The first day the winds were too strong for kayaking in the Polkinghorne’s so we did some boat maintenance.
First, we took down the huge 130% (150%?) Genoa on which we had blown the sunbrella stitching on the sail over. The sunbrella stitching was the only thing holding in the leech line (bad design IMHO, the leech line could have been stitched with stitching underneath the sunbrella and thus protected from UV). We replaced the genoa with our working jib. It has a much, much nicer shape when reefed because of its smaller size and we are definitely in reefing strength winds lately.
Before we put up the jib I wanted to do a few small improvements that came up in Carol Hasse’s sail repair course when we examined this sail as a class. Primarily, I wanted to put leather chafe gear on the head and the tack which would protect simultaneously from chafing on the metal furling and halyard attachment points hand also protect these two pieces of webbing from UV. Done. I also hand sewed a few places where the sunbrella stitching had rotted off (on this sail as well - *sigh* UV thread anyone?). While doing so I saw that the areas that had ripped were between areas that had already been repaired. At least the previous repairs were in great shape. I probably restitched 10% of the length of the sail, anywhere there was stitching coming loose. Hopefully the sunbrella will stay put for a while.
Carol was a boat working machine and finished the SSB backstay antenna by terminating the wire inside the hull to the tuner with a ring attachment and he also ran the foil from the tuner amidships.
Then he removed our broken hinge from the aft starboard lazarette and attempted to remove the seized pin. However, during this attempt the hinge made a successful escape from the Estrellita foredeck prison and is now free to roam the bottom of the E bay at the Polkinghornes. Any Pretorien owners have an extra upper hinge for that lazarette? I’ll post on the owners’ forum later.
The hinge still imprisoned:
Finally, he wired the AIS for power and the antenna splitter for it. So we now have AIS reception (non-boaters, this is so we can see large ships and know which direction and speed they are heading so we avoid being crunched). Here you can see our navigation program (NavSim’s SailCruiser), we are the pink dot with the yellow track (we are tacking upwind to Blunden Harbor) and I’ve clicked on a boat so you can see what information that it is broadcasting that we can now see. The little brown circles with M’s are markers we made when we dropped anchor so we could see where we were compared to where our anchor touched ground. The yellow arrow just below the box is the current at the time I took the screen shot.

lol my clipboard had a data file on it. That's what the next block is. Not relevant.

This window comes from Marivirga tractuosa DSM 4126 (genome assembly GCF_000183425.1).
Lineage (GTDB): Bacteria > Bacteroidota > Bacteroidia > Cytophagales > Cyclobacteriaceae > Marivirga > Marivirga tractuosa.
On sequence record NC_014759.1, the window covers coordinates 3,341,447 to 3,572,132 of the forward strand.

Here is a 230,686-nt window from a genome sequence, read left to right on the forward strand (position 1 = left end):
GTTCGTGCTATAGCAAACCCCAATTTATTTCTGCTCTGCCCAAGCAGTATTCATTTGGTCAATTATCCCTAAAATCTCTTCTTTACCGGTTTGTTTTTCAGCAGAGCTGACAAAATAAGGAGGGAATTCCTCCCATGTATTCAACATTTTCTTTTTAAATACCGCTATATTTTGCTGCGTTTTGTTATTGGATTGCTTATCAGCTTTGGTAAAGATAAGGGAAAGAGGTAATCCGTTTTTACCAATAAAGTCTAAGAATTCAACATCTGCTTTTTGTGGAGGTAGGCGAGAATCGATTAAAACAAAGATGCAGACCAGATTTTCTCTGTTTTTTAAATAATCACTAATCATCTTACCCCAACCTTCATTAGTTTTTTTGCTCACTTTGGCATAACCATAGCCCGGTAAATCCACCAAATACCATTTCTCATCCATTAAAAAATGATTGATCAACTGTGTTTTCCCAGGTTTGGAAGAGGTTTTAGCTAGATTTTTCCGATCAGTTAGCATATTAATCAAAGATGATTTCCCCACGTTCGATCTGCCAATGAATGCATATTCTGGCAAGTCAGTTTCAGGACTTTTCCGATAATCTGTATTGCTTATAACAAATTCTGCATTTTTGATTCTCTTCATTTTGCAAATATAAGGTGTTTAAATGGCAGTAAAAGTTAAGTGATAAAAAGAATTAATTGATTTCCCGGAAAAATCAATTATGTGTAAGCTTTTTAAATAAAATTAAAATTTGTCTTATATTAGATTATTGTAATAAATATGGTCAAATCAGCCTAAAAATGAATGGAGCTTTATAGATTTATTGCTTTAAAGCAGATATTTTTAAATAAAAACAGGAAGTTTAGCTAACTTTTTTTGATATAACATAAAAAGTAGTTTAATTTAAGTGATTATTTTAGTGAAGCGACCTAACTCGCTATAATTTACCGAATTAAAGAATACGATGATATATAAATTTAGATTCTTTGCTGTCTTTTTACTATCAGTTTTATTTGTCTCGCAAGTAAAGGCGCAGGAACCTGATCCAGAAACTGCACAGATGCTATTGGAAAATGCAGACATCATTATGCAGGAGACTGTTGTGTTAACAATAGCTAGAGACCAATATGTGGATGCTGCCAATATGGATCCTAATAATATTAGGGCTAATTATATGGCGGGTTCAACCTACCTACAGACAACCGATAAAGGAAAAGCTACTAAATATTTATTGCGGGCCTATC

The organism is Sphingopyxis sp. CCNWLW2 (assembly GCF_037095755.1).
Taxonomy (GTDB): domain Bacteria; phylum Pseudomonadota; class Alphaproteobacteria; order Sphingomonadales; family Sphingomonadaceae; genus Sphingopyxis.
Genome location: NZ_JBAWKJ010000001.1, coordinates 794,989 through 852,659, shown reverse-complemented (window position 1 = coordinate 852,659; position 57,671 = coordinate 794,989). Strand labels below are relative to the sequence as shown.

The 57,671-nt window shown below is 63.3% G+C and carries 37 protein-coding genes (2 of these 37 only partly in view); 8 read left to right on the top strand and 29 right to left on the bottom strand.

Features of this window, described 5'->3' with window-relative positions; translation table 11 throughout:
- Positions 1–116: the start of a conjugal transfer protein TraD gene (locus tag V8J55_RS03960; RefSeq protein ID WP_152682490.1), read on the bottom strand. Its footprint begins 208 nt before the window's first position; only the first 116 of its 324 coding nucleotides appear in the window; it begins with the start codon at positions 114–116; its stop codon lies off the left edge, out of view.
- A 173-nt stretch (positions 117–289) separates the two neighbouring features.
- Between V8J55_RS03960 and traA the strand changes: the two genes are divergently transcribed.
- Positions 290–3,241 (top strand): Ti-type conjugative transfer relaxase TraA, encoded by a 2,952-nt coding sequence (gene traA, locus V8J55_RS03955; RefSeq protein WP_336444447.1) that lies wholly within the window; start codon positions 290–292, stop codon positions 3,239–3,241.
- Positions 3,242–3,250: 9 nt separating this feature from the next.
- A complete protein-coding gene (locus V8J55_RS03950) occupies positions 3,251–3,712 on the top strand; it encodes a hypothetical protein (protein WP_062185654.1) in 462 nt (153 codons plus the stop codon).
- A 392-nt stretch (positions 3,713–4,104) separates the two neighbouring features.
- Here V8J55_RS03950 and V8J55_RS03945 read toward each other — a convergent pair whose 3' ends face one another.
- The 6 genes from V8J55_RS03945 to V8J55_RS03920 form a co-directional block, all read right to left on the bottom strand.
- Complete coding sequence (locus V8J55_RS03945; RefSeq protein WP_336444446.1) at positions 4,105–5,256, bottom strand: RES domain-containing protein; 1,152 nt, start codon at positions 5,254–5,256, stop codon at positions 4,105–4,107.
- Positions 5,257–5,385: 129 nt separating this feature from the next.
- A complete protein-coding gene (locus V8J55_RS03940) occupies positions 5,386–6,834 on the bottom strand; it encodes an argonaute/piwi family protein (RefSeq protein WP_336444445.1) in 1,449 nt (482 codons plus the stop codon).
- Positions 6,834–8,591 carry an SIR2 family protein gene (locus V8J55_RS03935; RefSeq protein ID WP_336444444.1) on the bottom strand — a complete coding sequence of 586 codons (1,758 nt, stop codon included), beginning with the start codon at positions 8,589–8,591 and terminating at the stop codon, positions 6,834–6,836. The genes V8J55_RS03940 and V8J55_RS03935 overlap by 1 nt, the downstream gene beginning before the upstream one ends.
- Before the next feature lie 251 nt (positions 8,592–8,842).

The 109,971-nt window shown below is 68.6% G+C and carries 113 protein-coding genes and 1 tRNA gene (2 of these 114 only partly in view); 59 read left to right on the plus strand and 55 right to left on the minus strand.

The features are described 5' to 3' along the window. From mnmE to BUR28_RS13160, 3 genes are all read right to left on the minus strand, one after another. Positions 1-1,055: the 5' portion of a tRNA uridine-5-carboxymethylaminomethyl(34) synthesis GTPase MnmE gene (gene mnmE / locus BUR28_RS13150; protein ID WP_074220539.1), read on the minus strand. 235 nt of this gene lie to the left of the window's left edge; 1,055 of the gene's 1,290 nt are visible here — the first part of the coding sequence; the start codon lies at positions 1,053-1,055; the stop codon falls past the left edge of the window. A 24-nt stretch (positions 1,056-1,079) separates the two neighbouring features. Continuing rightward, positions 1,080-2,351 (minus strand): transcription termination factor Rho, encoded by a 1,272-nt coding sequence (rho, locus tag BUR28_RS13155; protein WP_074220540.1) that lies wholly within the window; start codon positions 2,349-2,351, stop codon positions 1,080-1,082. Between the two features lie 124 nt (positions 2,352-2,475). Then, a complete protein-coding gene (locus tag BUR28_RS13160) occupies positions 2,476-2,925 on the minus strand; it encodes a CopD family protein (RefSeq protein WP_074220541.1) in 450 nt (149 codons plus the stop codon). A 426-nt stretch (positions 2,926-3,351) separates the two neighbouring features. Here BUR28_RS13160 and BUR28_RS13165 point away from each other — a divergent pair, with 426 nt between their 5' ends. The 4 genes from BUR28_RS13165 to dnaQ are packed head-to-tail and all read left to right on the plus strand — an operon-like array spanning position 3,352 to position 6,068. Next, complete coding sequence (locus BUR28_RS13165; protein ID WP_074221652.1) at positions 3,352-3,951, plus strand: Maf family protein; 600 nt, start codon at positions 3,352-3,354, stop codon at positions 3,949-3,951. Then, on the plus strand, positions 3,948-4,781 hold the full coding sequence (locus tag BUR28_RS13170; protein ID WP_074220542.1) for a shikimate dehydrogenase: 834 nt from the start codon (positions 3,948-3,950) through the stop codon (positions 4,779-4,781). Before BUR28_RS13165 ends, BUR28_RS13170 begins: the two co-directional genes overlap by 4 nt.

All of that he did while I was still stitching a single sail. AND, after that we connected via SSB to email and downloaded some practice weather files, checked in with the Great Northern Boater Net, and listened to the Pacific Seafarers net.
At Lewis Cove I cranked Carol half way up the mast and he installed our starboard spreader halyard. Non-boaters, this rope allows us to fly flags on the starboard side of the boat. We fly our Canadian flag from the back but we have smaller flags that get flown on the starboard side like courtesy flags for countries we are visiting (small US flag right now) and also any club flags (aka burgees) for clubs we belong to. We also have some fun flags like a pirate and martini flag (THANKS SARAH & CRAIG) and a huge Wauquiez flag we picked up at a rendezvous.
This was supposed to be our relaxing few days of becoming more cruiserly, remember?
We’ll get the hang of this retired thing eventually. – Livia
50 47.68 N; 126 55.38 W